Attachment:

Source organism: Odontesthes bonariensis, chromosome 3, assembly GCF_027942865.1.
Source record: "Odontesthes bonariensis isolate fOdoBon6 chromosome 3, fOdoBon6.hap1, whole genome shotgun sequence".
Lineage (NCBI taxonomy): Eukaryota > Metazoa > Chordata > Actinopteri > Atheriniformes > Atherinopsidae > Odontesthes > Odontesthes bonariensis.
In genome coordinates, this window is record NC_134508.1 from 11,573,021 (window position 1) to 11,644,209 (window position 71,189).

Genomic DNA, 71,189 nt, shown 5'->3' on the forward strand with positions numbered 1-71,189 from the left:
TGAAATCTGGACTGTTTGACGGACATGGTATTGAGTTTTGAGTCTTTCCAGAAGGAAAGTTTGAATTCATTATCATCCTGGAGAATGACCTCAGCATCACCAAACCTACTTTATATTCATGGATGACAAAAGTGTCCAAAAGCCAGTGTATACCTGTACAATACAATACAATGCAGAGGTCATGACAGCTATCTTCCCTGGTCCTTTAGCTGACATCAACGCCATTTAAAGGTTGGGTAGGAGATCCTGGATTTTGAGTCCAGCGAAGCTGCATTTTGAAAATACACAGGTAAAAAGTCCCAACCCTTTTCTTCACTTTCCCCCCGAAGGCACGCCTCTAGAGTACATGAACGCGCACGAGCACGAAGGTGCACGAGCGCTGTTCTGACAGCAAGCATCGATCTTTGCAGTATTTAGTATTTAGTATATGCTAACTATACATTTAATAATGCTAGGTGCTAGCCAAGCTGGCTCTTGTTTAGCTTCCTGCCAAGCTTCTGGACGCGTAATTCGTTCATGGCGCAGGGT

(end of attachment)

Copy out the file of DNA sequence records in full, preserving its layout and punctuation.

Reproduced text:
Source organism: Odontesthes bonariensis, chromosome 3, assembly GCF_027942865.1.
Source record: "Odontesthes bonariensis isolate fOdoBon6 chromosome 3, fOdoBon6.hap1, whole genome shotgun sequence".
Lineage (NCBI taxonomy): Eukaryota > Metazoa > Chordata > Actinopteri > Atheriniformes > Atherinopsidae > Odontesthes > Odontesthes bonariensis.
In genome coordinates, this window is record NC_134508.1 from 11,573,021 (window position 1) to 11,644,209 (window position 71,189).

Genomic DNA, 71,189 nt, shown 5'->3' on the forward strand with positions numbered 1-71,189 from the left:
TGAAATCTGGACTGTTTGACGGACATGGTATTGAGTTTTGAGTCTTTCCAGAAGGAAAGTTTGAATTCATTATCATCCTGGAGAATGACCTCAGCATCACCAAACCTACTTTATATTCATGGATGACAAAAGTGTCCAAAAGCCAGTGTATACCTGTACAATACAATACAATGCAGAGGTCATGACAGCTATCTTCCCTGGTCCTTTAGCTGACATCAACGCCATTTAAAGGTTGGGTAGGAGATCCTGGATTTTGAGTCCAGCGAAGCTGCATTTTGAAAATACACAGGTAAAAAGTCCCAACCCTTTTCTTCACTTTCCCCCCGAAGGCACGCCTCTAGAGTACATGAACGCGCACGAGCACGAAGGTGCACGAGCGCTGTTCTGACAGCAAGCATCGATCTTTGCAGTATTTAGTATTTAGTATATGCTAACTATACATTTAATAATGCTAGGTGCTAGCCAAGCTGGCTCTTGTTTAGCTTCCTGCCAAGCTTCTGGACGCGTAATTCGTTCATGGCGCAGGGT